The Rankin-Williams committee had been working on a revised parish reportt even before the pandemic, focusing on new narrative questions that would encourage congregations to tell the fuller story of their ministries and community. The pandemic has created a more immediate need to address short-term anomalies in canonically required data, such as average Sunday attendance, or ASA, due to periods in 2020 and 2021 when in-person worship was suspended.
As the church adapts to the latest surge of COVID-19 and approaches the two-year mark of the pandemic, the 2022 parish report will focus on “the challenges of adaptation facing the church,” Rankin-Williams told the Executive Council. “It’s really a tool for the congregation filling it out, and it’s something they can use to guide decisions for their future.”
Narrative questions remain a staple of the 2022 parish report approved by council members. The form will ask congregational leaders to summarize the opportunities and challenges they faced during the year and invite their stories to “name, address and dismantle the injustices of racism in yourselves, congregations and your communities”.
Some data, such as “communicants in good standing,” may continue to reflect pandemic conditions, as not all members could receive or felt comfortable receiving Communion. They could still be counted, if the pandemic gave them a “good reason” not to receive Communion, Rankin-Williams said.
Questions about online and hybrid worship services relate to how these services are offered and how attendance is counted — not yet expecting congregations to report hard numbers. Rankin-Williams cited the difficulty of comparing different measures of online engagement, and “we don’t want ASA 2.0. We really want to get people to look at the ministry of the church more broadly.
The 2022 report will also ask congregations to include the age and racial makeup of their members. The addition of demographic data in the report sparked a debate among council members over whether congregational leaders should record racial groups as a percentage of total membership or provide the actual number of those people. The Executive Council finally decided to ask for both percentages and figures.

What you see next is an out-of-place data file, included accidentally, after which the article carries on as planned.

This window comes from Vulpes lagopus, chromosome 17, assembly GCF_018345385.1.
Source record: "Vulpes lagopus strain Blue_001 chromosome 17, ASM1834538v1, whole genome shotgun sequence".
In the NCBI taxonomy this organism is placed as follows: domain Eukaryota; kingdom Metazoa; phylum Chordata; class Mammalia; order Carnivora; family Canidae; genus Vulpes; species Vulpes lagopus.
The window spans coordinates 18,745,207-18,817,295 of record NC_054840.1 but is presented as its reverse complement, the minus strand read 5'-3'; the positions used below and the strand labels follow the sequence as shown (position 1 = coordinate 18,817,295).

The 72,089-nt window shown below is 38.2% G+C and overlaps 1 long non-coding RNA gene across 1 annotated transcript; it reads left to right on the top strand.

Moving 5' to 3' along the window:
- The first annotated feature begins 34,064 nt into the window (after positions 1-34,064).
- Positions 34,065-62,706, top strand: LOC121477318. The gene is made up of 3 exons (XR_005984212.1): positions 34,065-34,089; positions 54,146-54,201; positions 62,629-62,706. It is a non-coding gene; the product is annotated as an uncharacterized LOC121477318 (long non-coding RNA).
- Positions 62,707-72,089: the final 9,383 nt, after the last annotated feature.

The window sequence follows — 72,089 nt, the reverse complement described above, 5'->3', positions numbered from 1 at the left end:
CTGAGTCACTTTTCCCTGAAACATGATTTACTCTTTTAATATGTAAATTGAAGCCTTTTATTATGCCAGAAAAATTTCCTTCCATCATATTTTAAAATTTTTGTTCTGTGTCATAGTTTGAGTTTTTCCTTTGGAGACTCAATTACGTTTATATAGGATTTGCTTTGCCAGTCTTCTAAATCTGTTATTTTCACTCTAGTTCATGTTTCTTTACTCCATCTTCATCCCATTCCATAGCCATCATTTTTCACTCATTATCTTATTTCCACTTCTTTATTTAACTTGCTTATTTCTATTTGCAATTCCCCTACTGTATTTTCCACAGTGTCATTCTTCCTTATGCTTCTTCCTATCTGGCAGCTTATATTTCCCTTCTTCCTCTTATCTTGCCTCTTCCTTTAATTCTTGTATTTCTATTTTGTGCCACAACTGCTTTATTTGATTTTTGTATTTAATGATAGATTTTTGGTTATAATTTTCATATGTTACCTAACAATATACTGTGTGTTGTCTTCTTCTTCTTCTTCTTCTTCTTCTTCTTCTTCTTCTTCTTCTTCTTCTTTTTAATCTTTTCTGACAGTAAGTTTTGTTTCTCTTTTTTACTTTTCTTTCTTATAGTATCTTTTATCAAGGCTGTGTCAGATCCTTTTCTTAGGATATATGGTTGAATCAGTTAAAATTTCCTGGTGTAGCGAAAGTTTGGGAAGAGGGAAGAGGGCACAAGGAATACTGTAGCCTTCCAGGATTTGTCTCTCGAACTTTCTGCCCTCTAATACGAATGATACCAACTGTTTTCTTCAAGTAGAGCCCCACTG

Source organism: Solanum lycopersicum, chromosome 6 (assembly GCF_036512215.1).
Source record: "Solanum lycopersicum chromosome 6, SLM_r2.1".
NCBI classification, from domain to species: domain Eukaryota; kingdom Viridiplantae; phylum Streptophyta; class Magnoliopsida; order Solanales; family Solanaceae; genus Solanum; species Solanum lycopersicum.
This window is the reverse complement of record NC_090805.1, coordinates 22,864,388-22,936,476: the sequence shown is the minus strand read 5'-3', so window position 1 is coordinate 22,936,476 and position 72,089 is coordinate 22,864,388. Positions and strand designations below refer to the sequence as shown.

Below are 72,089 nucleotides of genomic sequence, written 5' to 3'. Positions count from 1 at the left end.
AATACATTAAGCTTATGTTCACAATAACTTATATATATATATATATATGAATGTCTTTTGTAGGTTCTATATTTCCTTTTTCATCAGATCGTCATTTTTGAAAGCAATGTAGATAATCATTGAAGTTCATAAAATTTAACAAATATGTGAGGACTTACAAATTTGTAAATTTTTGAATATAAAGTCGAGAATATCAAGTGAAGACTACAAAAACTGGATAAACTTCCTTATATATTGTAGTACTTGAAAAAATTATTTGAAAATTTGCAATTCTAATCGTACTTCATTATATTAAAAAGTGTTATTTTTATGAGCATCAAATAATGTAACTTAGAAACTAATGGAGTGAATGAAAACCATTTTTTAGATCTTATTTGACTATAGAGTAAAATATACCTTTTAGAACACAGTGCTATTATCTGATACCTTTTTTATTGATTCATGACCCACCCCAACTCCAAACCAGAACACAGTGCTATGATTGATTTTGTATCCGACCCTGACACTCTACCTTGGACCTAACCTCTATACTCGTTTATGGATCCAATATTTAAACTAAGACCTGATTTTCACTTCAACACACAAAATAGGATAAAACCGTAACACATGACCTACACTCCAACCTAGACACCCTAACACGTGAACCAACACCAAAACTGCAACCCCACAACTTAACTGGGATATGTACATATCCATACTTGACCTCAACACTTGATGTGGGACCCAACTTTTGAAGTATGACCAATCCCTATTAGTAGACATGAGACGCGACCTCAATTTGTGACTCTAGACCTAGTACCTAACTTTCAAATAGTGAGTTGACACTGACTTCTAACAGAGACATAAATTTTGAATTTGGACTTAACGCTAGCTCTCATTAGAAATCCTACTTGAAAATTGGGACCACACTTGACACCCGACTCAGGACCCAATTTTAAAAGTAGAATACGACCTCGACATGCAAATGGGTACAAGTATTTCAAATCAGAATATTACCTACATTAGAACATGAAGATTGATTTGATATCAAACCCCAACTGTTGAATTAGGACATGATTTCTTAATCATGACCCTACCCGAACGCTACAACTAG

The Executive Council’s first day plenary session on January 25 included a 90-minute listening session with seven clergy and lay leaders who discussed how transgender and non-binary people often feel alternately supported and marginalized by the Episcopal Church. The January 26 plenary session featured a presentation by Brant Lee, an Episcopalian and law professor at the University of Akron in Ohio, who spoke about the racism and discrimination faced by Asian Americans and Pacific Islanders.
One of Lee’s central points was that Asian Americans throughout most of American history have been viewed incorrectly and, at times, malevolently, as outsiders. They are also seen as indistinguishable, even though there is no monolithic Asian American identity. Lee’s own ancestors came to the United States from China, bringing a culture and identity distinct from that of other Asian immigrant communities.
A member of the Presidents Advisory Group on Beloved Community Implementation, Lee also said he thinks church leaders like those on the executive council generally understand racism and the persistence of racist systems. The question remains, what will the church and its members do to change these systems?
“You have to do something positive to reverse the systems in place,” he said. “They won’t fix themselves.”
During committee meetings, Executive Council members also discussed remaining obstacles to the church’s continued work to support the financial sustainability of its dioceses in Latin America and the Caribbean, most of them in province IX.
“We need to find a way to move dioceses away from the legacy of dependency,” said Honduran Bishop Lloyd Allen, a member of the Executive Council. Such efforts in his diocese and other dioceses in Province IX have struggled in the face of entrenched poverty and the unpredictable impact of hurricanes and other natural disasters.
The pandemic has been particularly devastating to people and economies in the region, with some experts warning that COVID-19 has set back development in countries in this region. up to 20 years in their efforts to reduce poverty and promote economic development.
“It’s important to start talking and talking about the effects of the pandemic on Latin America and the Caribbean,” Blanca Echeverry, a member of Colombia’s Executive Council, said through an interpreter. “We have to analyze the real effects on the population and the real effects of the pandemic during these very difficult years.”
– David Paulsen is an editor and reporter for Episcopal News Service. He can be reached at [email protected].